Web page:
AAPosition in Punjab House: A lineman, a taxi driver, and other ‘outsiders’
Though in opposition, these winners say their party has already made an impact. AAP MLA Dhaula points to the simple swearing-in ceremony. “The CM is also talking of doing away with the VIP culture,” he says.Updated: Mar 18, 2017 00:15 IST
A taxi driver who defeated an Akali heavyweight, a photographer, an art teacher who turned to social work, a sacked lineman, and a former news reporter — they are among the aam aadmis (common people) elected to power in the Punjab assembly elections that saw a third front, Aam Aadmi Party, emerge as the principal opposition.
Amarjit Singh Sandoa, 39, who defeated Shiromani Akali Dal (SAD) heavyweight Daljit Singh Cheema, who was an incumbent minister, from Rupnagar, says he had never dreamt of joining politics, leave alone becoming an MLA, when he was driving a taxi in Delhi on a meagre monthly salary of Rs 2,800 in 1998. “I simply wanted to work hard, and earn an honest living.” That he certainly did, buying his first taxi on loan in 2003. Today he owns a fleet.
When Anna Hazare started his movement in 2011, he was quick to join it. “That was the time I was drawn to Arvind Kejriwal and his team,” recalls Sandoa, who laid the foundations of the AAP in Rupnagar and was among the first to get the party ticket. Illegal mining, he says, is the biggest issue in his constituency besides unemployment. And he plans to tackle both.
Unemployment is the prime issue that drove Pirmal Singh Dhaula, 36, to victory from Bhadaur. The tawny-eyed youngster, who has been heading an agitation of electricity linemen for jobs, defeated Balvir Singh Ghunas, two-time Akali MLA, by over 20,000 votes. “I remember staging a dharna in front of Capt Amarinder Singh’s palace in 2003, and getting lathi-charged,” he smiles. Amarinder is the chief minister in the Congress regime.
The SAD-BJP government gave him a lineman’s job in 2011 only to fire him on charges of provoking protests. Jailed five times, he is now looking forward to his stint in the assembly. “Pehlan main road te bolda si, hun Vidhan Sabha vich bolunga (I used to speak on the road; now I will speak in the legislative assembly).
Jai Krishan Singh Rodi, 33, the AAP winner from Garhshankar, who defeated two-time Congress MLA Luv Kumar Goldy among others, is also eagerly awaiting the assembly session so that he can raise the traffic issue. “Politics was never on my agenda,” says Rodi, a photographer who set up his studio at the age of 17. “Growing up, I just wanted to become financially independent. Since government jobs were scarce, I learnt photography,” he recalls. The AAP gave him a platform to mobilise the youth and the seat was his.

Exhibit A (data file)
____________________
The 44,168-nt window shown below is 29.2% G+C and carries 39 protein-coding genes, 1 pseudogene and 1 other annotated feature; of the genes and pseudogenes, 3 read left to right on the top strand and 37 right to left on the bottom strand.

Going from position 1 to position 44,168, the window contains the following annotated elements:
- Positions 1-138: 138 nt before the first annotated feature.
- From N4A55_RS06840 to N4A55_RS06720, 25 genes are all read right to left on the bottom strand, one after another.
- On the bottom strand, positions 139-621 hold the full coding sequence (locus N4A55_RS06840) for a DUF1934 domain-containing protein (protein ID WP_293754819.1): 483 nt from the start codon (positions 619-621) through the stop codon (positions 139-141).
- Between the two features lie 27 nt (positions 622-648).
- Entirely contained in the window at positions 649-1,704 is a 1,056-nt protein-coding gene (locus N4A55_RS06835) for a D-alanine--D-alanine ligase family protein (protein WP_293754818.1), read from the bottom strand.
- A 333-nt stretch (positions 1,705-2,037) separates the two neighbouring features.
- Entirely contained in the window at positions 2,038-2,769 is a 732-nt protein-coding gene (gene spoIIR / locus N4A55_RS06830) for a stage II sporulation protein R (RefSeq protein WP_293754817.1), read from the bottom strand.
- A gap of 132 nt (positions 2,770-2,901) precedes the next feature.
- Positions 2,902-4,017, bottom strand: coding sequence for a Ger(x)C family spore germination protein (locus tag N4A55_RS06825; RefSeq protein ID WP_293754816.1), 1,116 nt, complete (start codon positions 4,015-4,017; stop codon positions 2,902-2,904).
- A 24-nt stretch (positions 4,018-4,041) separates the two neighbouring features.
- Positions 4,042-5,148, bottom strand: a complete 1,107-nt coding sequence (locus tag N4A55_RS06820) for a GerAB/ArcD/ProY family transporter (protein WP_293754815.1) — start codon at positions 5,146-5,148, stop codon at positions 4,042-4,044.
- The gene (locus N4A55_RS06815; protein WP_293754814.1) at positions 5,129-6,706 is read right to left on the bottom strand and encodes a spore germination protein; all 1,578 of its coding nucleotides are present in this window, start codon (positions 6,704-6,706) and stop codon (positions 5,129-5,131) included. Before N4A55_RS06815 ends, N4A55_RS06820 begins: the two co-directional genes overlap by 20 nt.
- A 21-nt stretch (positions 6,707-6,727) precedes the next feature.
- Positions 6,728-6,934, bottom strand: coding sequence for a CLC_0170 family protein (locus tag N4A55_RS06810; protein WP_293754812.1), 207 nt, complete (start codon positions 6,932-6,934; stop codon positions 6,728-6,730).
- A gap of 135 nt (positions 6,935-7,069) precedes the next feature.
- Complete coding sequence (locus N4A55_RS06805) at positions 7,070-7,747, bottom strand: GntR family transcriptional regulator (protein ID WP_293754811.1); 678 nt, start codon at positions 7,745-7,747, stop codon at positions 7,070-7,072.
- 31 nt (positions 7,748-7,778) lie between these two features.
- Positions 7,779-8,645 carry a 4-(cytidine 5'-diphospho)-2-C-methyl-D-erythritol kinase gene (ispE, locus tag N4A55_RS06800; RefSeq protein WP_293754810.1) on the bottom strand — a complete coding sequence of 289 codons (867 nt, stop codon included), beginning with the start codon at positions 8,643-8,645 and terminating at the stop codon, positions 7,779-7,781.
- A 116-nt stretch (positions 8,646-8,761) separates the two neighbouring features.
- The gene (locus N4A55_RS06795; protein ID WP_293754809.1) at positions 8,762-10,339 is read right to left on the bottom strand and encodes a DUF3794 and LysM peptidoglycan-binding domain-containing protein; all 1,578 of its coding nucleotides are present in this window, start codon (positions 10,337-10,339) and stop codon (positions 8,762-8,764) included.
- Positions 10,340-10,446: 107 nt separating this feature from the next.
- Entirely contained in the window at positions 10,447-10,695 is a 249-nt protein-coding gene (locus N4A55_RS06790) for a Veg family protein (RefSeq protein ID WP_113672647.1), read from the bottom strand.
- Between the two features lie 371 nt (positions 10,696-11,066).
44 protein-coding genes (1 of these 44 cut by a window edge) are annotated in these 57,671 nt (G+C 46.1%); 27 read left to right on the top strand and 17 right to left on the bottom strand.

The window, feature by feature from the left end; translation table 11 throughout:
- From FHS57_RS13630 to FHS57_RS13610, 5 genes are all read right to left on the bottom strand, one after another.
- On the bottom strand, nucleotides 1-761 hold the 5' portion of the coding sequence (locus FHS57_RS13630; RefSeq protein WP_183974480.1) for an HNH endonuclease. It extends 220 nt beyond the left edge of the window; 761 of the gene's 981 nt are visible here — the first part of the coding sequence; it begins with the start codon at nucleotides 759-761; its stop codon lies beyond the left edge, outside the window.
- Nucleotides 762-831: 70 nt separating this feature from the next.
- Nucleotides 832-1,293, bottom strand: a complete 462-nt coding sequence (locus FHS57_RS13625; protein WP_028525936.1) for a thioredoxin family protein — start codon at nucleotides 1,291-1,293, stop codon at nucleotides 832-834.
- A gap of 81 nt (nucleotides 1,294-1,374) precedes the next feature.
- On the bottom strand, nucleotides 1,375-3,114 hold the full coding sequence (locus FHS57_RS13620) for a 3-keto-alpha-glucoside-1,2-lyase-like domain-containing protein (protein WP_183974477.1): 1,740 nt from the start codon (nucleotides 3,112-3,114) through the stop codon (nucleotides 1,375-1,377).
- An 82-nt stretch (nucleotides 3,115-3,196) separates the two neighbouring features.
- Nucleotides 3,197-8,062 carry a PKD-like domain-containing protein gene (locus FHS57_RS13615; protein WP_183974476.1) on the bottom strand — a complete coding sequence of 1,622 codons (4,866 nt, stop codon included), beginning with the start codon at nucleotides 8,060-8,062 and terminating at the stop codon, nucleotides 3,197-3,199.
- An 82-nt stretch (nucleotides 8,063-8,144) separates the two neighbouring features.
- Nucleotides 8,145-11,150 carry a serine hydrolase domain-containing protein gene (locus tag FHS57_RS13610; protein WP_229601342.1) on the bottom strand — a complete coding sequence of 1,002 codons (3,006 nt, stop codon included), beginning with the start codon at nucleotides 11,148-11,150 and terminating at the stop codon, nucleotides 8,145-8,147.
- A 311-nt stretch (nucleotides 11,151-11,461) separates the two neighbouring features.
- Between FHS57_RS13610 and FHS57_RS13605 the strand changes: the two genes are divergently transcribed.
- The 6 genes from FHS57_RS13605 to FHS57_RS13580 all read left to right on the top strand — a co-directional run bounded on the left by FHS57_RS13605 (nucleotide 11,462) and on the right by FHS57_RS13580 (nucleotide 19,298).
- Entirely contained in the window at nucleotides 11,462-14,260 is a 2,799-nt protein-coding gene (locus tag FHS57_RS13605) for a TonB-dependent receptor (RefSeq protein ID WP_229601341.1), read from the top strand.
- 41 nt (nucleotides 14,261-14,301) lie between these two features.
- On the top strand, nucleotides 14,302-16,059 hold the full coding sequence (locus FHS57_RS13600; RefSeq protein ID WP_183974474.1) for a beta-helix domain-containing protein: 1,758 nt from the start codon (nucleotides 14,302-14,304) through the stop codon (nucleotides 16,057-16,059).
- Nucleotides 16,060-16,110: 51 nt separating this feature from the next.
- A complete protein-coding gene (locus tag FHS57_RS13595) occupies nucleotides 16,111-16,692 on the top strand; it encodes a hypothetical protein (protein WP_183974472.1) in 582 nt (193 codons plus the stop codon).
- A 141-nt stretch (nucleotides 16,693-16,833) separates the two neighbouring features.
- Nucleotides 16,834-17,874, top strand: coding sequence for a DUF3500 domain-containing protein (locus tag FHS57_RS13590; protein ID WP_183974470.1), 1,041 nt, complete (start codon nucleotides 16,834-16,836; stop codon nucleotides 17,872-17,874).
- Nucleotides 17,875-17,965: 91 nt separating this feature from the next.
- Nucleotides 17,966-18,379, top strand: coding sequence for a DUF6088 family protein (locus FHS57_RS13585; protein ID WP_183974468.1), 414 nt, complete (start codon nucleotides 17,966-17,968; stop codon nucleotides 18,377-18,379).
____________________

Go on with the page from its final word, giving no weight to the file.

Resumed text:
Rodi says today his conscience-keeper is his son Sukh Dilman Singh, a Class-2 student, who was also his star campaigner. “It’s a heavy responsibility,” he smiles.
Manjit Singh, 40, a journalist-turned-politician from Nihalsinghwala who defeated the sitting Congress MLA by over 27,000 votes, agrees. He says he was always a keen commentator on social evils besides being a member of a dozen social welfare clubs. “But over time I realised that writings don’t change things.”
Newly-minted AAP leaders spoke his language of social reform. Manjit, who was working with the Punjabi daily Ajit, clandestinely helped the party for a while until he got an ultimatum from his employers in May 2016. “I decided to throw my lot with the AAP,” says Manjit, who has no reasons to regret his decision. He is not worried about being in opposition. “So what? Assi poora raula pawange (we will create enough noise), will create awareness among people,” says Manjit, who rues that there are hardly any teachers or doctors in his constituency.
Jagtar Singh Jagga Hissowal, 42, who wrested Raikot, once the stronghold of the Talwandi family, also complains about bad roads and poor bus service to villages. The seat is a dream come true for this former art teacher, who is also a part-time painter and film actor besides being a full-time social worker. Hissowal, who was with the Sehajdhari Sikh Federation, says he joined the AAP because he saw a future with the party.
Though in opposition, these winners say their party has already made an impact. Dhaula points to the simple swearing-in ceremony. “The CM is also talking of doing away with the VIP culture,” he says. So, no hooters or gunmen for these MLAs? “I am a simple taxi driver, and that is how I intend to remain,” Sandoa signs off.